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The rebuild saga continues . . . .

2216 Views 24 Replies 4 Participants Last post by  texmawby
Interesting day. These photos may not be in order, but here goes.

1. I found out what the problem was at the track. The F#$%ing screw came out of the oil filter, which was the SAME issue that caused the original seizure issue with Strempher et al. So I have screwed it in in with red locktite; See what it did to the oil cover. Totally screwed it up. It was only the tab on the lockwasher on the oil cup that saved the oil cup from flinging everything everywhere.

the engine received a full wash out with solvent and a few changes of oil.

2. So following JB's advice (HAHA) I decided it was time to put in the SHINY NEW PISTONS. Woo Hoo. Fit like a dream. But I did put them in by installing in the barrels upside down and then putting the pins in the rods with those ultra coll JB supplied connecting rod pin buttons..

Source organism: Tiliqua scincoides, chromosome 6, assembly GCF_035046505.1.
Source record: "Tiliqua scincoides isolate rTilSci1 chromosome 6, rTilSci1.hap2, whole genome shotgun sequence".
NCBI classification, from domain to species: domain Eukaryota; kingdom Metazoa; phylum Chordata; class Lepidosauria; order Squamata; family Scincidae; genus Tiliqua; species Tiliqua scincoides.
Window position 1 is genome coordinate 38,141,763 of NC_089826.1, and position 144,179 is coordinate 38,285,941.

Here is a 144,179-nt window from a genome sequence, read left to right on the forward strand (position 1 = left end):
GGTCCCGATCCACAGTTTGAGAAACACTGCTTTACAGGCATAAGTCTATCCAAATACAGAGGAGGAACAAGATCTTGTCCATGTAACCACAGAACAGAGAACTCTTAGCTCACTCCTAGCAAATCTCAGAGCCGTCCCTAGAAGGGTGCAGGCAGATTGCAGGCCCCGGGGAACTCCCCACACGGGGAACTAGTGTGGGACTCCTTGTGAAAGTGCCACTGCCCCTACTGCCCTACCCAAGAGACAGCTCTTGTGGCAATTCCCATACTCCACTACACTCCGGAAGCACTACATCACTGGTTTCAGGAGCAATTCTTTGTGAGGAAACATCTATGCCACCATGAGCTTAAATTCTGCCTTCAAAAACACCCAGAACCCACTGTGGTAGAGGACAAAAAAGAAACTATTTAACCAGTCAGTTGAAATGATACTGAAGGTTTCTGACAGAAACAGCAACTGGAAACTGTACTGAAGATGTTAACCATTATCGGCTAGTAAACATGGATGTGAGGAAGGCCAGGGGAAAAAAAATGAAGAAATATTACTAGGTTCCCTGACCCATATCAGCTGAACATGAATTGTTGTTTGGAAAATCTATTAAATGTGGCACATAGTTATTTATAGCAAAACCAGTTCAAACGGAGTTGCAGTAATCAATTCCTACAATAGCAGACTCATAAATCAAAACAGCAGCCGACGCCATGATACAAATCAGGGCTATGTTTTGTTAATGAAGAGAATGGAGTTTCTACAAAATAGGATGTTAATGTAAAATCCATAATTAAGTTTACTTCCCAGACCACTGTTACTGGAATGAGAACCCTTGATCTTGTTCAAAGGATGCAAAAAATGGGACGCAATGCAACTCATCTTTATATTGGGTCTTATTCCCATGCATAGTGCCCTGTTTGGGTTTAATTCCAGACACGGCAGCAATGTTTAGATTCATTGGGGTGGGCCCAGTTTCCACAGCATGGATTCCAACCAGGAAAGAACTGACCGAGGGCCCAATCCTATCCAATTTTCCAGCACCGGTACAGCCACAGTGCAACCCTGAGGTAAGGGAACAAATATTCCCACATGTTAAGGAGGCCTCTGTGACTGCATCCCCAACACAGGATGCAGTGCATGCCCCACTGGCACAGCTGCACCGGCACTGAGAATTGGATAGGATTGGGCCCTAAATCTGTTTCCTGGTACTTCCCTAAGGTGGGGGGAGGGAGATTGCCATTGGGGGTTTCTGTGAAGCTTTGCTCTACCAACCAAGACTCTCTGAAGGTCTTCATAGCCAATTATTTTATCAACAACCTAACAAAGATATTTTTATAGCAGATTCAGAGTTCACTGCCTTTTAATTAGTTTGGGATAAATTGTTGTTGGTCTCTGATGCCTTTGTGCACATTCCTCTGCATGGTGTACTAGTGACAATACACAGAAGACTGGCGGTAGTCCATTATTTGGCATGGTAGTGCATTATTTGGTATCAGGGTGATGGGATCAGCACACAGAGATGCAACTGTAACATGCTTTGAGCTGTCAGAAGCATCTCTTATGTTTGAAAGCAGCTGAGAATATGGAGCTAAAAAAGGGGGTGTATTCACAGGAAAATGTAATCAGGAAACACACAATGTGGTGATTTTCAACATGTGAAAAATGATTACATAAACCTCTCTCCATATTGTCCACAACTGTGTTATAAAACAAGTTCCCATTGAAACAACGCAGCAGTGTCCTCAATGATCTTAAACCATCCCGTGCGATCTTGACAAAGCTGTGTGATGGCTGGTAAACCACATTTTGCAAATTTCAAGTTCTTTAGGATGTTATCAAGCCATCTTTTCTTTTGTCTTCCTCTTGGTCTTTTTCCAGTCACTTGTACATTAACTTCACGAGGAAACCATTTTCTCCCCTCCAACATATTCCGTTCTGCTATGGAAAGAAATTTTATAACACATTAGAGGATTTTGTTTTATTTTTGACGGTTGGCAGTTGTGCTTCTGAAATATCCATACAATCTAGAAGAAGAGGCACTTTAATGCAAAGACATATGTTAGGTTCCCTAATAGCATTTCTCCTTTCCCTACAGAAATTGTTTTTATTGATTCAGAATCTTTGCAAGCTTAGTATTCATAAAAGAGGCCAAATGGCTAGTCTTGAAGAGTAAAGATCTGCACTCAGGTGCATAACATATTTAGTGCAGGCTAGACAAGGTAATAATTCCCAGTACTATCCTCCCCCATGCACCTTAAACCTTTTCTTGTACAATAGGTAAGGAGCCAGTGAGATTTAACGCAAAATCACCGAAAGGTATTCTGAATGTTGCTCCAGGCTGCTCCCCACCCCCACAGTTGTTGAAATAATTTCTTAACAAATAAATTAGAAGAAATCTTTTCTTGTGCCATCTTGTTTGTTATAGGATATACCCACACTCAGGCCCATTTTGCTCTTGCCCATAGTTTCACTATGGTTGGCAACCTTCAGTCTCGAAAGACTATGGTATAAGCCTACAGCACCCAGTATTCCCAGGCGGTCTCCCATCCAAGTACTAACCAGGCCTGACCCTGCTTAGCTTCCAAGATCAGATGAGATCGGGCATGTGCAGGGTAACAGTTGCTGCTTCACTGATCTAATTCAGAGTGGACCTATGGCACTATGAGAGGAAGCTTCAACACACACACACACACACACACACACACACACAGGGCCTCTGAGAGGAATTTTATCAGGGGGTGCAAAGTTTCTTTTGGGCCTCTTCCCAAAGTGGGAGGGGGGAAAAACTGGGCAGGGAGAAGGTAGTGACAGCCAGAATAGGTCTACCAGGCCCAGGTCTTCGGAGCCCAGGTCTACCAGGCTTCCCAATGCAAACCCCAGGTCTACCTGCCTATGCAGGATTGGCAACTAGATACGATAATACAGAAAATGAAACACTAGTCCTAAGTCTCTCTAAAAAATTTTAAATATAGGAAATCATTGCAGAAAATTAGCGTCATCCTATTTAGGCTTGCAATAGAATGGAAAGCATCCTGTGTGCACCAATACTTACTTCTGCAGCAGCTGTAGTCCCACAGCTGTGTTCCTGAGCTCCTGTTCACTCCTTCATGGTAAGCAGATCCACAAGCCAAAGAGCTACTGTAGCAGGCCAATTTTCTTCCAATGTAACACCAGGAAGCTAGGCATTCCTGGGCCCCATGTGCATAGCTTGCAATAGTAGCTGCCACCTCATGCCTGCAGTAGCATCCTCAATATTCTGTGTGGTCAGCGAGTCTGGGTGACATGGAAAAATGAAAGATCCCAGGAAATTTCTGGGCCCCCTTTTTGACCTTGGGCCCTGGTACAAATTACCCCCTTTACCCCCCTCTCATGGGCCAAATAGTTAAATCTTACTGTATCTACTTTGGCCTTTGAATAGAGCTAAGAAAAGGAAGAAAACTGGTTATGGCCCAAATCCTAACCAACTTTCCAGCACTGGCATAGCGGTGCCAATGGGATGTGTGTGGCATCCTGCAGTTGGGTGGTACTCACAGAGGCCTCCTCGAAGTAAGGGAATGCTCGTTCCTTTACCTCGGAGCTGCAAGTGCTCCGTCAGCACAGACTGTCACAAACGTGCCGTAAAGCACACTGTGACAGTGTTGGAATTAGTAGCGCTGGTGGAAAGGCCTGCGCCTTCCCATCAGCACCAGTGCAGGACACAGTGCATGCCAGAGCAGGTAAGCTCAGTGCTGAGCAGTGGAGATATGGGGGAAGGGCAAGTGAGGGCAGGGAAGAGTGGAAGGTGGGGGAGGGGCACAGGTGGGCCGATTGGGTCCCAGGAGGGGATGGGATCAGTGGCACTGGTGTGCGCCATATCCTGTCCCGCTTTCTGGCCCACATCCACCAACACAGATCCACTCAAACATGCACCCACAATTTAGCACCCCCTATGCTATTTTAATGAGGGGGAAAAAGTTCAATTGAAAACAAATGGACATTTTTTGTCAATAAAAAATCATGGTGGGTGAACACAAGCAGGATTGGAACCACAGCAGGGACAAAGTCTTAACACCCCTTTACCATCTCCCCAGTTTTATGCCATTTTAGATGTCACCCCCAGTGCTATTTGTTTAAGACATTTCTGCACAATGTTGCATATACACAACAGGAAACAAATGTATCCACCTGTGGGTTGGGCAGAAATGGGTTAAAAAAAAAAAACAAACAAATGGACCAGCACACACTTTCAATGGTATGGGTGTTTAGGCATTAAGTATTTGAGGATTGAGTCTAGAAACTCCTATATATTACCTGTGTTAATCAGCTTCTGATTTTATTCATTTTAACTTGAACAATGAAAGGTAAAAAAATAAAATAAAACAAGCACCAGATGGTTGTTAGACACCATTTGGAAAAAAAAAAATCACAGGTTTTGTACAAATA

3. I went with a stock cam (for once) with standard side covers. I will do with that for a season just to get this fu*&^ing thing runningf!! I am saving the needle bearing covers for that special moment.

4. I also used loctite on the oil pump stud nuts, as they seem to be losing their correct thread.

5. something weird happend. I put the pin on the cam down, the "O" was up on the cam, crank at TDC, and then i put the cam chain on. no problem. finished assembly. Drive chain on, carbs on, fuel on, etc. . But it wouldn't fire. All I got was instant backfire, which I knew was timing was off. So I put the Pertronix 180 degrees off from where I've been running it. Fires up perfectly. Very strange, I haven't figured this one out yet. JB??

So here (I hope ) are the photos of the fucked up oil cover thingy, and the shiny new pistons.

By the way, the bike runs GREAT. Now I just gotta keep checking stuff. Notice the sleeping dog in the photo.